It takes commitment by the entire team — owner, designer and contractor — to execute an under-floor air distribution project successfully. If a raised floor and under-floor air distribution is an addition or alternate to a base design, the system is doomed to failure. Integrating under-floor air distribution in a building design affects everything from electrical distribution to structural design. It is a complete building type that needs to be treated as such.

Some buildings with under-floor air distribution constructed in the past several years are performing poorly. In one new building with under-floor air distribution, leakage rates exceeded 70 percent of design air flow, there was poor temperature and humidity control, and the tenants were very dissatisfied. The problem was that the designers, contractor and owner were new to the system. They did not understand key principles in the design of under-floor air distribution, especially the importance of an airtight floor plenum.

The air leaks were sealed, and the leakage rate fell below 5 percent.

Principles of design

Other concerns have arisen about under-floor air distribution systems. In some cases, occupants have complained about being too cold. Conventional overhead VAV uses nominal 55-degree supply air to maintain space conditions in the room at 72 degrees and 50 percent humidity. Cooling air to 55 degrees wrings out moisture and keep the humidity levels acceptable.

Under-floor air distribution systems, on the other hand, use nominal 63-degree supply air. The problem is that, if supply air from the cooling coil in the air handling unit is at 63 degrees, not enough moisture is taken out of the air to keep the humidity within acceptable levels.

The answer is to use a system called coil “face and bypass.” In this system, most of the air is passed through the cooling coil and cooled to 55 degrees to wring out the moisture, but some air bypasses the cooling coil to blend with the 55-degree air, raising the temperature to the required 63 degrees. Outside air should be pretreated to remove humidity to make the face and bypass approach more effective.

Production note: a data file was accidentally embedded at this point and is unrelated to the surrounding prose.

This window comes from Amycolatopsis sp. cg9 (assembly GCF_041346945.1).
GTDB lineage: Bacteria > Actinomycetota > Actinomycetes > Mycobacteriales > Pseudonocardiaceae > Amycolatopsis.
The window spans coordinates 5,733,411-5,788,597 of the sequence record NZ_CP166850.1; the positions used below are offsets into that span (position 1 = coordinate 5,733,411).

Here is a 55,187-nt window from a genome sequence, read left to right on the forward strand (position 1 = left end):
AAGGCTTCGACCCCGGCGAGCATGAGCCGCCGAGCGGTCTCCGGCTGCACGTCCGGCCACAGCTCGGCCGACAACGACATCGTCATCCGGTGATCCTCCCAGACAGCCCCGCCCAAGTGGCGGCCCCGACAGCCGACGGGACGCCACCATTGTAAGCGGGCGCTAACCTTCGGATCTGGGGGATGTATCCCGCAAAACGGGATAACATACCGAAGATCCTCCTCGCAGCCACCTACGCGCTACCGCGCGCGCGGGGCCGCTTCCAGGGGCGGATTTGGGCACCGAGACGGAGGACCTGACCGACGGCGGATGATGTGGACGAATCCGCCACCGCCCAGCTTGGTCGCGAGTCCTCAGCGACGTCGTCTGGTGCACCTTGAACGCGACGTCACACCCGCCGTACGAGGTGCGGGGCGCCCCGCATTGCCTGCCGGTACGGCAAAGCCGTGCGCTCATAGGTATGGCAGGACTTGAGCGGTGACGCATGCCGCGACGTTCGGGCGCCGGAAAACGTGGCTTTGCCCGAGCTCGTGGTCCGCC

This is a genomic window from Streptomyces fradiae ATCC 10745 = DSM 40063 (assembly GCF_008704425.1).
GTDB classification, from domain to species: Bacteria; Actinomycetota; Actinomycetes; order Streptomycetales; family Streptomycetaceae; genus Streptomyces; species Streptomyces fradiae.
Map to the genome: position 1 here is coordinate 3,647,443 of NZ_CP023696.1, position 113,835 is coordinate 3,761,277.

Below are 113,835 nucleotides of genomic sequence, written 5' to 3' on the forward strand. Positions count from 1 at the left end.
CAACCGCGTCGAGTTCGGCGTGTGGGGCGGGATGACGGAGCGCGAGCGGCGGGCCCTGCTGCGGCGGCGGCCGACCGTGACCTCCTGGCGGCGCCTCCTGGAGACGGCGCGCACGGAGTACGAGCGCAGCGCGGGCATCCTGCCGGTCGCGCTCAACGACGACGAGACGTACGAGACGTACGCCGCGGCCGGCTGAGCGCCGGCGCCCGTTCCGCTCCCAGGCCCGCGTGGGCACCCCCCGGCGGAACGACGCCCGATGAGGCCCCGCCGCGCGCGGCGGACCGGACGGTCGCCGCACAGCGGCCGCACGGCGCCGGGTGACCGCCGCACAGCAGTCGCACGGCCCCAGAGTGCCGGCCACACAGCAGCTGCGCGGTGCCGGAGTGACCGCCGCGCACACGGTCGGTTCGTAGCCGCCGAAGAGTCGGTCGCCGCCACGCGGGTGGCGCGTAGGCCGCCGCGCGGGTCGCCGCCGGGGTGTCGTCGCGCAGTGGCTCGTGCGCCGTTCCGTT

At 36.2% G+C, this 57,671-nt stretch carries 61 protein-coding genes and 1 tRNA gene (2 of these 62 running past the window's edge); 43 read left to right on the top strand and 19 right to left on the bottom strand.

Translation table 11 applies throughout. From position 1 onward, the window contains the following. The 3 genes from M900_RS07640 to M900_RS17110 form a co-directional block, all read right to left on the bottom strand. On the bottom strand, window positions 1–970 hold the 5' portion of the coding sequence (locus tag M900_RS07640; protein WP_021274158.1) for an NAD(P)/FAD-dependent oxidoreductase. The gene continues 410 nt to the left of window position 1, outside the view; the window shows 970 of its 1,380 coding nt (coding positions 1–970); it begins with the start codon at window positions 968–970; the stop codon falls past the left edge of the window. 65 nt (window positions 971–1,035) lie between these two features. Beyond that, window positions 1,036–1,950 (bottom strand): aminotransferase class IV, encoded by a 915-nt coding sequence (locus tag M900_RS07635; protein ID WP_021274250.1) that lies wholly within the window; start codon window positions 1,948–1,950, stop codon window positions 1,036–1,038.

The reason for the higher supply air temperature with under-floor air distribution is occupant comfort. Years of research and use in Europe have shown that 63 degrees is the best temperature. Using 55-degree supply air draws occupant complaints about comfort.

It’s also a mistake to use reheat to raise the supply temperature to 63 degrees. It is not code-compliant and will result in huge energy bills.

Another objection to under-floor air distribution systems is that they are too quiet, so that occupants can be distracted by overheard conversations. With under-floor air distribution, the air is delivered at extremely low pressure and low velocity. As such, there is none of the usual background white noise associated with overhead VAV. If speech privacy is important, then a sound masking system needs to be included in the tenant design. These systems are relatively inexpensive and consist of a sound generator and speakers spaced above the ceiling.

Concerns have been expressed about mold and other contaminants. In our firm’s experience, this has not been a problem. Of course, the underfloor plenum must be extensively cleaned after construction, and the cooling system must be properly designed to dehumidify the air. Mold requires moisture or elevated humidity levels. A leaking pipe under the floor is another potential source of moisture. The use of leak detection systems in specific areas is recommended.

There is also concern that under-floor air distribution poses a life-safety risk. If smoke is developing under the floor, it will be distributed into the space. We are not aware of any instance where this has happened. A modern code-compliant office building will have space smoke detectors as well as smoke detectors in the mechanical rooms. There is some talk in the industry about adding smoke detectors under the floor, but so far model codes don’t require them.

Making the decision

So how does a facility executive decide if under-floor air distribution is right for a project? The best applications are for general office space, especially space that is reconfigured frequently. Spaces that are not good candidates for under-floor air distribution include kitchen and food preparation areas, laboratory space, central storage and loading, fitness centers, dining areas and child care centers.

For facility executives who think under-floor air distribution might be right for a project, it is important to seek designers and contractors with relevant experience. It is no harder to successfully design and build an under-floor air distribution project successfully than it is to implement a conventional system. But it is different.

R. Steven Spinazzola, P.E., is vice president of RTKL, an architectural and engineering firm headquartered in Baltimore in Bond Street Wharf.

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  posted on 11/1/2005   Article Use Policy